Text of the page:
LONDON (Reuters) - New York has knocked London from its position as the world’s leading global financial center after seven years, according to the Global Financial Centres Index compiled by London-based consultancy Z/Yen.
London slipped from the top of the global rankings, scoring 784 against 786 for New York, because a series of own goals had tarnished its reputation, the report said.
“London sees the largest fall in the top 50 centres,” said Mark Yeandle, report author and associate director of Z/Yen, in a statement on the group’s website.
“This seems to be based on a number of factors including ... uncertainty over Europe, the perception that London might be becoming less welcoming to foreigners and perceived levels of market manipulation.”
Hong Kong and Singapore took third and fourth spots respectively, the same as a year ago, the survey showed.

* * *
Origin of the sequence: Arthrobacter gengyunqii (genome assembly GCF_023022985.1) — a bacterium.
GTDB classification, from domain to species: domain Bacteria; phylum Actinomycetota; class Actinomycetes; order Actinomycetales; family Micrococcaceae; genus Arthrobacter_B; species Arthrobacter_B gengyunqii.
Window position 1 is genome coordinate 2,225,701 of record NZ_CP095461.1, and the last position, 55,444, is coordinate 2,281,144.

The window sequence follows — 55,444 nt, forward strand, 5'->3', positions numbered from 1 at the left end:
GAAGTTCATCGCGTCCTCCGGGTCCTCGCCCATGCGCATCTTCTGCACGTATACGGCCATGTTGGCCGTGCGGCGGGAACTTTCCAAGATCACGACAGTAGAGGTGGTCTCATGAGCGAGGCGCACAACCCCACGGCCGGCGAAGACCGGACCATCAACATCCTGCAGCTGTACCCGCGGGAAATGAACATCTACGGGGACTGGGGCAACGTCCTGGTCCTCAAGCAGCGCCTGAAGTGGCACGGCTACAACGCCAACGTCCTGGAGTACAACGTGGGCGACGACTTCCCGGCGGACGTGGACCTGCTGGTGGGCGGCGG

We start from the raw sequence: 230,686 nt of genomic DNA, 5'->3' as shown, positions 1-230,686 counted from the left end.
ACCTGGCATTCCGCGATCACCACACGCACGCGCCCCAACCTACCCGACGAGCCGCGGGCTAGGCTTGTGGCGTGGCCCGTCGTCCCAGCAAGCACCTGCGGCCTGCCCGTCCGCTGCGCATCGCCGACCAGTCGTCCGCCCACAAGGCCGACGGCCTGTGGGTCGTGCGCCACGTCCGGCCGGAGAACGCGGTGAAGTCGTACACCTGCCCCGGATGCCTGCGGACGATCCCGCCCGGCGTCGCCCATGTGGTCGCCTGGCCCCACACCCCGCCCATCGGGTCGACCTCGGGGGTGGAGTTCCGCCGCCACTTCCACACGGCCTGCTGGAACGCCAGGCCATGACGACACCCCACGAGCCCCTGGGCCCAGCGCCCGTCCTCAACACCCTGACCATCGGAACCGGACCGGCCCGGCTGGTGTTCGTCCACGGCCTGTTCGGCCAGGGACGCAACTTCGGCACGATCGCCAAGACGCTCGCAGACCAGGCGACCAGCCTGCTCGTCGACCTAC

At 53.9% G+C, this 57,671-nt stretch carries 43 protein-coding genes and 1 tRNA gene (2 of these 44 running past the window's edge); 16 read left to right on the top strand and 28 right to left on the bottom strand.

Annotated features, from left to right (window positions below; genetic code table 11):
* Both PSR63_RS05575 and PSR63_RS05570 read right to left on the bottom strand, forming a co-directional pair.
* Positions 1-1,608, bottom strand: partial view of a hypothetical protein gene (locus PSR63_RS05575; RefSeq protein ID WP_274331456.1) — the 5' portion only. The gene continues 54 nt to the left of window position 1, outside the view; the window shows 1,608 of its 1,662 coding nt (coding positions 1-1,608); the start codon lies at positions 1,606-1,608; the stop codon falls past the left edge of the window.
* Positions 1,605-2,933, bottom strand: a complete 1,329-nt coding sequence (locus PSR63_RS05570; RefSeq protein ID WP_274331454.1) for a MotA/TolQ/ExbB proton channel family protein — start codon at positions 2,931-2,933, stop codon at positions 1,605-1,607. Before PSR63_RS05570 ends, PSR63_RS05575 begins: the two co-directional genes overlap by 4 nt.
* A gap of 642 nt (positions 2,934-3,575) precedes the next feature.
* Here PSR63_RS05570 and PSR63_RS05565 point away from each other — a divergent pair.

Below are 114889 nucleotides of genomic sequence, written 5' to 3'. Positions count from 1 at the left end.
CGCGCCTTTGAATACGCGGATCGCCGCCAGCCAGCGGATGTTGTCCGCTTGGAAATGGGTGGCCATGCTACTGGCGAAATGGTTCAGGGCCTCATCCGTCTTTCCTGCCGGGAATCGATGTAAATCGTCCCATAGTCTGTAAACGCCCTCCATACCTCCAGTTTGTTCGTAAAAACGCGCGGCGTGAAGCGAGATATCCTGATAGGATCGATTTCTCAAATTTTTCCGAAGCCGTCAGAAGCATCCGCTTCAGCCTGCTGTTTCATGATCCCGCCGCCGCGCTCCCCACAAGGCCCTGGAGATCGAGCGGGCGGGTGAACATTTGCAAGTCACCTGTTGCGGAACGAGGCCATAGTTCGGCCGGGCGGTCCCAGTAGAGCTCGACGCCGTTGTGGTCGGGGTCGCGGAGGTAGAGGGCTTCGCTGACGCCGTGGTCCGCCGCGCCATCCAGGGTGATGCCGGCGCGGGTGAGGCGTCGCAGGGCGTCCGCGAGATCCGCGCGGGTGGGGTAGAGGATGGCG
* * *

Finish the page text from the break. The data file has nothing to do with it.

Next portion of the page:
But the gap between the “Big Four” and the chasing pack, led by Zurich, Tokyo and Seoul, was narrowing, it said.
Middle East centres, such as Qatar, Dubai and Riyadh, which took places 26, 29 and 31 respectively, continued to rise in the index, while 23 of the 27 European centres declined in rank.
TheCityUK, a lobby group for British financial and professional services, said London slipping from the top spot should be a wake-up call for Europe’s policymakers.
“London is Europe’s financial center and is hugely important to the continent’s ability to finance growth and create jobs by attracting global investors,” said Chris Cummings, chief executive of TheCityUK.
The Global Financial Centres Index is compiled from assessments completed by 3,246 financial services professionals, Z/Yen said.
Reporting by Paul Sandle; Editing by Susan Fenton